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Dance Anatomy

By Jacqui Greene Haas, Human Kinetics, Champaign, 2010, 195 pp., ISBN 978-0-7360-8193-1

"Your illustrated guide to improving flexibility, muscular strength, and tone"

This book is a four-color illustrated guide, well written, informative and full of creative advice for dancers on how to stay healthy, achieve their full potential, and discover more efficient ways to improve their technique. It is organized in 9 chapters and features 82 of the most effective dance, movement, and performance exercises for proper breathing and the prevention of common injuries, all accompanied with illustrations capturing the dancer in motion, highlighting all the active muscles associated with each movement. Dance requires an impeccable balance, intense muscular control, grace, rhythm and speed, but to impress audiences, and above all, be better than the competition, dancer need to understand the basic anatomy and receive the most efficient training.

Chapter 1, The dancer in motion, uses illustration of three dance positions – the jazz layout position, the attitude derriere position and the split jump as demonstrative movements of how your body works through description of anatomy, movement plans and muscular actions. Chapter 2, Spine, brings advice on how to use the entire spine in dance and how to improve balance stability, balance of muscle action and flexibility to reduce risk of injuries. Chapter 3, Ribs and Breath, refers to the importance of the efficient use of the breath in order to reduce upper-body tension and improve core strength. In Chapter 4, Core, the author analyzes the significance of applying core strength to dance movement and presents exercises that develop strength in the core. The focus is on the muscles of the core that contract to stabilize the spine. The focus in Chapter 5, Shoulder girdle and arms, is on the efficiency of movement within the shoulder complex through scapular stability to maximize efficiency of arm work for power, aesthetics, balance and momentum. The next chapter, Pelvis and hips, focuses on pelvis as a link between trunk and legs and can be very powerful when organized and balanced. All dance styles show off capabilities of the legs, so in Chapter 7, Legs, the focus is on exploring the bones and muscles that contribute to the beauty of the legs and feet in dance and is followed with numerous useful exercises. Chapter 8, Ankles and feet¸ shows relevance of well knowing lower-leg alignment together with core and pelvic strength what gives power to the feet in order to achieve quick, fearless and better technique. Chapter 9, Whole-body training for dancers, examines how to perform dance movements without straining and overusing muscles along with the exercises that review musculature, previously discussed in all chapters, to promote body’s ability to work as a unit.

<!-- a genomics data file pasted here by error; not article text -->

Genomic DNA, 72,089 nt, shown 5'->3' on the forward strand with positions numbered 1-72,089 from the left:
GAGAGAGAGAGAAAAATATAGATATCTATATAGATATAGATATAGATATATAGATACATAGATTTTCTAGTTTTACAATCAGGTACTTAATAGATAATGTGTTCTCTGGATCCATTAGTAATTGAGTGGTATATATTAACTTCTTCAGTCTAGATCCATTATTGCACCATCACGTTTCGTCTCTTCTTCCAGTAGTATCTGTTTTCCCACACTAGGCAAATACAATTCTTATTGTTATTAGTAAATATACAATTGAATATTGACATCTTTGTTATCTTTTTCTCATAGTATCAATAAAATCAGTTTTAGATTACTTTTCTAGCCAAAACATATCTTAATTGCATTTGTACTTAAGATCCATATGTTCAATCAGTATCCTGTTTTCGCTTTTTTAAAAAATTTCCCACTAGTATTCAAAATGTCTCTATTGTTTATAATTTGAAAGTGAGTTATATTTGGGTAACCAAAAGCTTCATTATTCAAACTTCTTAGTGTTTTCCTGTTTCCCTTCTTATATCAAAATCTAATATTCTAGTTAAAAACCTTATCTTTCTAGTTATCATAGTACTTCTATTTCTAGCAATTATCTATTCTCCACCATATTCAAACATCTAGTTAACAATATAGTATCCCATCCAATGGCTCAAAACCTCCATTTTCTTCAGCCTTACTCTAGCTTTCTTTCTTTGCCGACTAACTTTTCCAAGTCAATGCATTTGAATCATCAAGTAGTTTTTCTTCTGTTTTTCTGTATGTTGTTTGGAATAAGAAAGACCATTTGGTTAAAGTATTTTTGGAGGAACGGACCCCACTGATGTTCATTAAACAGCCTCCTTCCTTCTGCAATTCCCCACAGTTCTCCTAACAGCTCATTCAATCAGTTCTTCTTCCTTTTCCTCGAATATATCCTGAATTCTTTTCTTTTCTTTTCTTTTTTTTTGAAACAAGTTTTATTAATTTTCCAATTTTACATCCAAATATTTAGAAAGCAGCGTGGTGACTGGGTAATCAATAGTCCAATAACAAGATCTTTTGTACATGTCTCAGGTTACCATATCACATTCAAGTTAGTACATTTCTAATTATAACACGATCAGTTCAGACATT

To actually use this book, not only to read it, it is essential to develop an effective conditioning programme that takes into consideration changing cycles of classes, practices and times of layoff, using the written and described exercises. With good organization, this book may help every dancer to establish in detail how to achieve better turnout, a higher develop, more flexible camber, better arabesque and to improve technique.

This must-read book for every dancer is meant and designed for all students and instructors who want to continue their education and to get to know their full body potentials.

For more information, please visit www.HumanKinetics.com